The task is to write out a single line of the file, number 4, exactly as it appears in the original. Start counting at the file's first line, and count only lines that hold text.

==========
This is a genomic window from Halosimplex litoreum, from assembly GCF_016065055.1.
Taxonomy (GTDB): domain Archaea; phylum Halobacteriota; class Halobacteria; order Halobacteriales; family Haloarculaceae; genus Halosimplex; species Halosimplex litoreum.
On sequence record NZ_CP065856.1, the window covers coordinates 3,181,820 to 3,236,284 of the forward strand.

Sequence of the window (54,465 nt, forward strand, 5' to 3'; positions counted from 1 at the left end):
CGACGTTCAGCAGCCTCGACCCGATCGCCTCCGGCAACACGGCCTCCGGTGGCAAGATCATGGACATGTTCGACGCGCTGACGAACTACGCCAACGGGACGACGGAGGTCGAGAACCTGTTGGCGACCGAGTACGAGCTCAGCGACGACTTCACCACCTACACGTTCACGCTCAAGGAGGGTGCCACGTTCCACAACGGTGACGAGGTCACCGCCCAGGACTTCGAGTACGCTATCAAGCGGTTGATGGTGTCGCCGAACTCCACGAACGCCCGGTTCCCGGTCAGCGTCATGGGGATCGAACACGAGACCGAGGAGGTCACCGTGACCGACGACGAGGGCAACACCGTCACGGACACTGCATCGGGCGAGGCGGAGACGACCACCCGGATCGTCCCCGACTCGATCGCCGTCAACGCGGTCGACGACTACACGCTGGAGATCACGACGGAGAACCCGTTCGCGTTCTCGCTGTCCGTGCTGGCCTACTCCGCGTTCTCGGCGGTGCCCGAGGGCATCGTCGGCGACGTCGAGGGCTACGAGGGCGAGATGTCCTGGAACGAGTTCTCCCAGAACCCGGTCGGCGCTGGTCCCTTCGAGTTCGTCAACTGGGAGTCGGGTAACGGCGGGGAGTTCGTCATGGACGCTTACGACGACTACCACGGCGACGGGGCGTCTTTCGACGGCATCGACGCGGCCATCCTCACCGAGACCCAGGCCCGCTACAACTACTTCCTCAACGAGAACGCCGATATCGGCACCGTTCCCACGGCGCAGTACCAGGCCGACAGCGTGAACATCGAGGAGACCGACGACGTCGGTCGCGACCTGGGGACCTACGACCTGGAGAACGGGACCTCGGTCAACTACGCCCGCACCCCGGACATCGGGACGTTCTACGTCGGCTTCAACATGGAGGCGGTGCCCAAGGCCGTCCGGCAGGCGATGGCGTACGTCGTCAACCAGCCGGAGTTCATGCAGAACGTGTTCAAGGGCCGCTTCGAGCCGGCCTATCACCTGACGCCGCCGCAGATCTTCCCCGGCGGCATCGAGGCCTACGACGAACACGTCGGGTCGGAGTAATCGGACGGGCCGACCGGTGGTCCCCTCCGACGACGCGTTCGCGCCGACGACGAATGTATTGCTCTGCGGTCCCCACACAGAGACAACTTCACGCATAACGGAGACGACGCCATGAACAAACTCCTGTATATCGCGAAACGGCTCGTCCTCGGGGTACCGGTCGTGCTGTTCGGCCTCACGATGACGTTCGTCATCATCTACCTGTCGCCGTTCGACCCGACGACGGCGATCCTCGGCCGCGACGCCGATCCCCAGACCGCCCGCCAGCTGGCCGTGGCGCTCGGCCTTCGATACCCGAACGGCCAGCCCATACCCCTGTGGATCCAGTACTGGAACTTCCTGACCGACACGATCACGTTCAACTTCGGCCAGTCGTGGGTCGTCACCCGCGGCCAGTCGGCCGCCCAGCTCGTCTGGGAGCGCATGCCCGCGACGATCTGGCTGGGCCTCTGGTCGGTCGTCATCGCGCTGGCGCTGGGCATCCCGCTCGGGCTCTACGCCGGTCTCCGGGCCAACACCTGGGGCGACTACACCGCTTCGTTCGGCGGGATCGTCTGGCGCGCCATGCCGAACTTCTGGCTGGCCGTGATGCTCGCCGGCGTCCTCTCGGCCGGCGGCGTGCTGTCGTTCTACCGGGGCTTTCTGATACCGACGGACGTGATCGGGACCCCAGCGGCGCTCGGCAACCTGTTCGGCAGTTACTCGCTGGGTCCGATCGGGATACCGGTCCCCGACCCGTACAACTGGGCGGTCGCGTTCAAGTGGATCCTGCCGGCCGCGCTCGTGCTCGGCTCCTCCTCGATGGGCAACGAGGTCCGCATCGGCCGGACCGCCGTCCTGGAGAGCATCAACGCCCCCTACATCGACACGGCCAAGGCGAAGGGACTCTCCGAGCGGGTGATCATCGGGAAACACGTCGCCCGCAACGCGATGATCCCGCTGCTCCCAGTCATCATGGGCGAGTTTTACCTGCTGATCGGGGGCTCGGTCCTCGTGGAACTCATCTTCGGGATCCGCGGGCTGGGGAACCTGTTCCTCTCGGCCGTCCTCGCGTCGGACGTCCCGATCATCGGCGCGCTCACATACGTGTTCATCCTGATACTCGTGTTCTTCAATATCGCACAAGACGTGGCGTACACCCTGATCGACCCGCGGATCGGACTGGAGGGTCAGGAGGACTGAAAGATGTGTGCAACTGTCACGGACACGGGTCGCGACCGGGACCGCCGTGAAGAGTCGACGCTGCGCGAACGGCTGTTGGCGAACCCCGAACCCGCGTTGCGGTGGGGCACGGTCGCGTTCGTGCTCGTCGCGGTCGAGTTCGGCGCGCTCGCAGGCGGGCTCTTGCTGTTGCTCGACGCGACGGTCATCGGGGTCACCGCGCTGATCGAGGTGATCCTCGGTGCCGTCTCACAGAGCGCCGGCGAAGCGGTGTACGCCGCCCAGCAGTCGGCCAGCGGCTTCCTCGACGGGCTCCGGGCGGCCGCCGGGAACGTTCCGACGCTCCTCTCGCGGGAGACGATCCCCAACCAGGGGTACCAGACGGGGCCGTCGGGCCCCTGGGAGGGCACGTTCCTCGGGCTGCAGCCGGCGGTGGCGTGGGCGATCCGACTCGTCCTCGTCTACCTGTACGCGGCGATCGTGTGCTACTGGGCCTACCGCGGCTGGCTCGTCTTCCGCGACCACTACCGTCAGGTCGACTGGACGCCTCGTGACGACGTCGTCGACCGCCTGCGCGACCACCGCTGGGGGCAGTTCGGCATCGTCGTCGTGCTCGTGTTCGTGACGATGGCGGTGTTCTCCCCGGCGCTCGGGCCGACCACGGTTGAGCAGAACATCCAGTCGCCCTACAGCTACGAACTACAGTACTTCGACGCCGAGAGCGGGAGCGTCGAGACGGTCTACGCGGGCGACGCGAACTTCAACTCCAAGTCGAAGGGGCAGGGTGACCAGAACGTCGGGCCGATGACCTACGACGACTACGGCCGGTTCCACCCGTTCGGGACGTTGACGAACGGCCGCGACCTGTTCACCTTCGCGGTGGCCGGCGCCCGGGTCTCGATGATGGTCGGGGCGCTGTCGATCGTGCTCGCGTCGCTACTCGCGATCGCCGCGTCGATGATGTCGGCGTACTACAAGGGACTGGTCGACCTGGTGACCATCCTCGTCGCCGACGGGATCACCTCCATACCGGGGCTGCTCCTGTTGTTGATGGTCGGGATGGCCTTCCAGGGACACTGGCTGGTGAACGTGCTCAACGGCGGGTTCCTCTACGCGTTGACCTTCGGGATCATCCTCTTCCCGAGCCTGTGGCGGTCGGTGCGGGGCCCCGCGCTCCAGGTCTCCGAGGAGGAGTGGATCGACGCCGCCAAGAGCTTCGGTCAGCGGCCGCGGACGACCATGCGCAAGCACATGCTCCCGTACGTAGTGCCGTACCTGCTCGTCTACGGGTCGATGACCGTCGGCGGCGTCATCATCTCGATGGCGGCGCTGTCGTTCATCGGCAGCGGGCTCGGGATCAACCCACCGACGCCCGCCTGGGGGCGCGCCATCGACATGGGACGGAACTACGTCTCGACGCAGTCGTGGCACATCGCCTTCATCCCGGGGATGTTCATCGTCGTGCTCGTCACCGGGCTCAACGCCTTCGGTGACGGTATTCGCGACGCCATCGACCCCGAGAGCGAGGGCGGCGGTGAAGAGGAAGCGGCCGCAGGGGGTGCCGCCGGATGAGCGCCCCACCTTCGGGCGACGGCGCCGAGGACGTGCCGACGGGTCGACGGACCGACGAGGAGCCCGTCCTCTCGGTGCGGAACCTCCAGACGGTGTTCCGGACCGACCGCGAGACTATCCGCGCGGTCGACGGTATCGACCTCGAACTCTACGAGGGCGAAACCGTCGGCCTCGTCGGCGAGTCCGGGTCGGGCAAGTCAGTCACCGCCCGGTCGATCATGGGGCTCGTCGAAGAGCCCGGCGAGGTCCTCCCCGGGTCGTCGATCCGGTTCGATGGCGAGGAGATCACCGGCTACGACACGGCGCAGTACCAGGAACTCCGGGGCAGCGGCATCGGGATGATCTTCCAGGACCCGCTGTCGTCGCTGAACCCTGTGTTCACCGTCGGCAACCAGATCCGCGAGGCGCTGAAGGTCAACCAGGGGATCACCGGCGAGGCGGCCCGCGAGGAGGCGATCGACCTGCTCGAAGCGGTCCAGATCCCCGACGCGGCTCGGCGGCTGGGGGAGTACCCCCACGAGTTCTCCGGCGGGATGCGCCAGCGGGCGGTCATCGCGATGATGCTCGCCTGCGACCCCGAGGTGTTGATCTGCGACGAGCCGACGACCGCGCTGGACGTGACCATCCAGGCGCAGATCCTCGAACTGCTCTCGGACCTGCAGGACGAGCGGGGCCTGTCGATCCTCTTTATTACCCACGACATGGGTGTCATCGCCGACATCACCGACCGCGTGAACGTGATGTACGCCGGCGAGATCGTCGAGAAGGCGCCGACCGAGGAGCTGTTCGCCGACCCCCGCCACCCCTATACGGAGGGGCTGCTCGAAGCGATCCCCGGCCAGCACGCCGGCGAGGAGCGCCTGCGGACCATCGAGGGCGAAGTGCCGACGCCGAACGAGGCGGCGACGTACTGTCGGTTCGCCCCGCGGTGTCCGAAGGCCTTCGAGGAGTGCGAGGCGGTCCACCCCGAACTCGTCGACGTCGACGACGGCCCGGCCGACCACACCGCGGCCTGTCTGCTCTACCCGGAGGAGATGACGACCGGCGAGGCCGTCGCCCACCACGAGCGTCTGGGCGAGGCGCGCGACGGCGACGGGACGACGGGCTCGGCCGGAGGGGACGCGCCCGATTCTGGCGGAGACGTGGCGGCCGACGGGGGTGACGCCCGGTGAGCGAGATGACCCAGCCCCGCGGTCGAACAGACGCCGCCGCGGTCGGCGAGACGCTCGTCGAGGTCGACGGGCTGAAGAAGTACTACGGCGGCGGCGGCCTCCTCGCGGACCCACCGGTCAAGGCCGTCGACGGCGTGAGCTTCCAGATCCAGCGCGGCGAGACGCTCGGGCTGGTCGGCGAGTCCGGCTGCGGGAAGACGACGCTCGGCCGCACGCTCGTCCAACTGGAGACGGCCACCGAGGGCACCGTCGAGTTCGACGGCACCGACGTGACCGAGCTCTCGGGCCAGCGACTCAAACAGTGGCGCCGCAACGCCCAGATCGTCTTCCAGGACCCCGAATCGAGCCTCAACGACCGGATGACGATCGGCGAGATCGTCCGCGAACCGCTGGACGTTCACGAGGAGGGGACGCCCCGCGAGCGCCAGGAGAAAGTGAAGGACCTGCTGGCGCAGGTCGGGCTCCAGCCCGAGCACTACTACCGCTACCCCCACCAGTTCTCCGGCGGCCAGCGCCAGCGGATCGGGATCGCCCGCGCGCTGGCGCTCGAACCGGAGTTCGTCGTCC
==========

Sequence of the window (54,465 nt, forward strand, 5' to 3'; positions counted from 1 at the left end):